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What Does 'I'm Right, You're Wrong' Cost?

by Judy Ryan

“Remember, we see the world not as it is but as we are. Most of us see through the eyes of our fears and our limiting beliefs and our false assumptions.”
-Robin S. Sharma


This article is about psychological contracts, interpersonal assumptions and unconscious ground rules we have for what is required of us and others and what one is entitled to receive. In and of themselves these contracts develop in a benign and fluid way, but at some point, they become rigid certainties that define not only our expectations but also mores within separatist camps.

The psychological contract itself is not problematic. It is the lack of realization that everyone has them, that they stem from one’s private logic and a desire for community congruence; have some merit; and deserve receptivity, recognition and respect even if they are not agreed upon. The lack of a commitment to curiosity and compassion — within oneself and with others — is at the root of every interpersonal conflict — large and small — and the resulting lack of resolution causing untold setbacks.

Just one such example is the divide between baby boomers and millennial and Gen Z employees. As a boomer myself, I heard growing up that “children are to be seen and not heard,”“you should respect your elders,” “you must earn respect” and “you’ll understand when you’re older.” The major theme in these popular phrases was “you must defer to those older than you; anything else is reprehensible.”

A couple of decades later, we have the internet, advanced global communications, awareness of widely varying belief systems, and an evolution of today’s popular thought and politics. It’s no wonder the psychological contracts in Millennial and Gen Z employees are vastly different from those of boomers. No one should be surprised or disgusted.

They hear, “you can be anything you want,” “your self-esteem is top priority,” “you are our future” and “everyone matters.” They experienced rapid increases in democracy, very public shifts in national and international policies, and evolving cinematic themes of “no one is better or deserves more respect than anyone else, despite age, experience or title.” It’s no wonder these generations are often polarized.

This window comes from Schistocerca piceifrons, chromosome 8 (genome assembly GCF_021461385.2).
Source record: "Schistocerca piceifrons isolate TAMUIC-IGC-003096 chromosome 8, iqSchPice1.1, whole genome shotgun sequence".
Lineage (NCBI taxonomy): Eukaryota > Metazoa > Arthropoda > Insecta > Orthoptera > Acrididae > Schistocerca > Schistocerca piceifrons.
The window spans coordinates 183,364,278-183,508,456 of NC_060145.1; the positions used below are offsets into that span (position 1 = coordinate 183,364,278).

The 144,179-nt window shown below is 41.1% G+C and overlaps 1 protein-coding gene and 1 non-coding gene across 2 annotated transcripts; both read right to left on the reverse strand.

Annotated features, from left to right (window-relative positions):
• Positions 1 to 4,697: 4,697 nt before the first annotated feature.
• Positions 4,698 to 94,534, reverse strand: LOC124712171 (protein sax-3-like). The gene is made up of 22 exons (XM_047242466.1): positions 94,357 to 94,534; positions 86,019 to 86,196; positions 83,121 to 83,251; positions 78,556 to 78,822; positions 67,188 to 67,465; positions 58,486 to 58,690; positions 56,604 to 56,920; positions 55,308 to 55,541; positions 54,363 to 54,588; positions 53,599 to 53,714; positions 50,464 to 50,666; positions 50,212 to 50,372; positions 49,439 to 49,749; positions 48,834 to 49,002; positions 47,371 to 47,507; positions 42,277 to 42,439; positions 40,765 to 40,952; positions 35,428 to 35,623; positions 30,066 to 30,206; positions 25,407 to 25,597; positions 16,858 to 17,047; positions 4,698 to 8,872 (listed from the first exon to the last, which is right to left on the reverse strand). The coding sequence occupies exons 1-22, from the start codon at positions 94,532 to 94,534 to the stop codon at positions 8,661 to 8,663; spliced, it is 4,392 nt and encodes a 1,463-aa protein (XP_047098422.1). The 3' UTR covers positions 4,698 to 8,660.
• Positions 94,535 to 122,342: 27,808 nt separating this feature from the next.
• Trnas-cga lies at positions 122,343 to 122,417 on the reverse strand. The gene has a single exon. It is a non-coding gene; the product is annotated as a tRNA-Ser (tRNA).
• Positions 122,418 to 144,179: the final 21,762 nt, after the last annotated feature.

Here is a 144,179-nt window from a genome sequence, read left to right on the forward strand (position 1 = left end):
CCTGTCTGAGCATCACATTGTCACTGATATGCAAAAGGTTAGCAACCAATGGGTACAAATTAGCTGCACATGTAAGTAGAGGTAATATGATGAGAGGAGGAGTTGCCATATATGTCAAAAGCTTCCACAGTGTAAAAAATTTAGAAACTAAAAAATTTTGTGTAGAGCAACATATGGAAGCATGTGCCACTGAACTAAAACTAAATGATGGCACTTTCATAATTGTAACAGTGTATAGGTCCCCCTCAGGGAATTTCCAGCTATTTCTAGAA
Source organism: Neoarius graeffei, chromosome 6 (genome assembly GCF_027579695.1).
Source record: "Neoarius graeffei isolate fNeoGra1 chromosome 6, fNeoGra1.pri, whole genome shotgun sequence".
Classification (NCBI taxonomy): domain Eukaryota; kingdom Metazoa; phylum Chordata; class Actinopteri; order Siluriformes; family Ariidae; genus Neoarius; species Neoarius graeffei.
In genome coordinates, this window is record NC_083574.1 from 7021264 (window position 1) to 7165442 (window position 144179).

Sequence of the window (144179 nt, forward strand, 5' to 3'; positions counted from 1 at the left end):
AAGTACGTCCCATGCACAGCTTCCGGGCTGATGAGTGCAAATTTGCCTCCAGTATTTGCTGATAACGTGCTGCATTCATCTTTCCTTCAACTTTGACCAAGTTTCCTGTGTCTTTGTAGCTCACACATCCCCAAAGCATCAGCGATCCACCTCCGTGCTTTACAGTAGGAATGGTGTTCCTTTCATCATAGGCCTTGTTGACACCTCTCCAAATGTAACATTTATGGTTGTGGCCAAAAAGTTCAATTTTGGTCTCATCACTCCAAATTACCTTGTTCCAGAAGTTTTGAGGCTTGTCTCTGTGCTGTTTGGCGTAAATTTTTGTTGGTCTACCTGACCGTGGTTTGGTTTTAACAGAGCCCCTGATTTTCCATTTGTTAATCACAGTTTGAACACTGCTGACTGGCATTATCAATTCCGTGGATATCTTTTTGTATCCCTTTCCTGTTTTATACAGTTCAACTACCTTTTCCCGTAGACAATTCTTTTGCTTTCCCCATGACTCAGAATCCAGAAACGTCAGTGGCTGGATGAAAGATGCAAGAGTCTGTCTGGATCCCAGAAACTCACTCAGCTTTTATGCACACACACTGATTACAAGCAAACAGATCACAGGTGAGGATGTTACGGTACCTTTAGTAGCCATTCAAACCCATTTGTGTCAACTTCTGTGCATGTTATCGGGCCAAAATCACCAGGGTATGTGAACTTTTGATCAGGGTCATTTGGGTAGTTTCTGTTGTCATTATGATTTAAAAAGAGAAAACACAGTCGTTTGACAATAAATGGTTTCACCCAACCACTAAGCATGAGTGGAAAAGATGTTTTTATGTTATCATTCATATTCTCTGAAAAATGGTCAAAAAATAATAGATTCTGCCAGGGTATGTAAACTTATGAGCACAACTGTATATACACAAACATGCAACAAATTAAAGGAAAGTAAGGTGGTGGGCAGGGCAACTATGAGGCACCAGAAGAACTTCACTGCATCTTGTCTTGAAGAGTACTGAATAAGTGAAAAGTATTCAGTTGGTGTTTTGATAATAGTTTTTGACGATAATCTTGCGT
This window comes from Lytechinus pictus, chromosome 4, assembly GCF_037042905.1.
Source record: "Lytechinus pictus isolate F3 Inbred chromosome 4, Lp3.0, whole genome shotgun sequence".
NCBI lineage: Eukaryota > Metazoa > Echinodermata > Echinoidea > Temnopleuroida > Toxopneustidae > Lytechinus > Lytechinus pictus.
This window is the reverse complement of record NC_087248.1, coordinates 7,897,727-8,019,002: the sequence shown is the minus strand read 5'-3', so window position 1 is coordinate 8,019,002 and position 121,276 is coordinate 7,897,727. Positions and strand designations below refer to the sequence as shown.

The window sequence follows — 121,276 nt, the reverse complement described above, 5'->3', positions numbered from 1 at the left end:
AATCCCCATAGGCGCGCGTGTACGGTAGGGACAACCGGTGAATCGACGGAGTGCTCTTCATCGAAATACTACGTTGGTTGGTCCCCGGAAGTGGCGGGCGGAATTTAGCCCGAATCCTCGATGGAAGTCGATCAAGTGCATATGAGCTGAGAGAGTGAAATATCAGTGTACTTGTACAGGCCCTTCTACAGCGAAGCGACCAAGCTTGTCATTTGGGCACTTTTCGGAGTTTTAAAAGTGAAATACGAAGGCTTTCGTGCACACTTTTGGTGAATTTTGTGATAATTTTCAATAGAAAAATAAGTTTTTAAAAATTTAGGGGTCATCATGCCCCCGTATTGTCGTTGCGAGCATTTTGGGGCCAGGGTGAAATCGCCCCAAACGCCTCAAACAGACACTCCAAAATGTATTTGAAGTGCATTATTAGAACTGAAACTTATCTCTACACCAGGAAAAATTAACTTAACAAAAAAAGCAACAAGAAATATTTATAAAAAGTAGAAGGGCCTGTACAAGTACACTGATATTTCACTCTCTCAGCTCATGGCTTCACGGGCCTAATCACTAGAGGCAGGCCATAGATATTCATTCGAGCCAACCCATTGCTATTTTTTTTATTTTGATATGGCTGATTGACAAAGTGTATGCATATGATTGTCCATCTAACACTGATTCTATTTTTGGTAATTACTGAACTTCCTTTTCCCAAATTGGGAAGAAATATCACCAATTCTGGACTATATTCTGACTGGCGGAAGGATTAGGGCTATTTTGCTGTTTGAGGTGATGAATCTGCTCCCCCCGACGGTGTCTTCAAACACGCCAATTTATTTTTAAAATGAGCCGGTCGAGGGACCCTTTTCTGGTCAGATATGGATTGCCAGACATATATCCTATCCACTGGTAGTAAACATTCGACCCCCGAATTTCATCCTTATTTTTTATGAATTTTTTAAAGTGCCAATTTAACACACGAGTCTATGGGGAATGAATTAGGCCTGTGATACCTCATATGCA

While this is by no means the only instance of widely varying psychological contracts with many points of misunderstanding and contention, it’s an obvious, contemporary one that most people agree is characterized by recurring hostility and opposition. Nor is this article about what to do about intergenerational divides (I cover this in other articles). My main point is that psychological contracts are neither conscious nor examined and discussed.
Instead, they remain hidden and then are inadvertently used to justify blaming, shaming, and hostile and righteous disrespect and separation, with lasting negative impacts. Consider: What does this cost you, your people, your business, your life?

The way out is to make interpersonal relationships — building trusting behaviors with others and living from purpose and values — more important than anything else. It’s time to learn about what we should have all learned about in grade school — the conditions and conversations that expand human potential — and then understand and dismantle whatever decreases that potential.

I met a new partner recently , and he understood this well. He was given a two-month window to complete a project with a new team. He asked for three months. He spent the first month building trust and authentic community. Then his team went on to complete the project in the next two weeks, ahead of the original completion date — all while having a peaceful, relaxed, fulfilling and productive time with one another.

It’s never too late. Make new commitments to learn, together with your team, all the ways to grow in emotional intelligence so you all can live in authentic community with the goal of making one another wildly successful. Not only will you all be happier, but you’ll all gain productivity and profitability too. Call me today!

Judy Ryan (judy@LifeworkSystems.com), human systems specialist, is owner of LifeWork Systems. Join her in her mission to create a world in which all people love their lives. She can also be reached at 314-239-4727.


Submitted 22 days ago
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Categories: categoryThe Extraordinary Workplace
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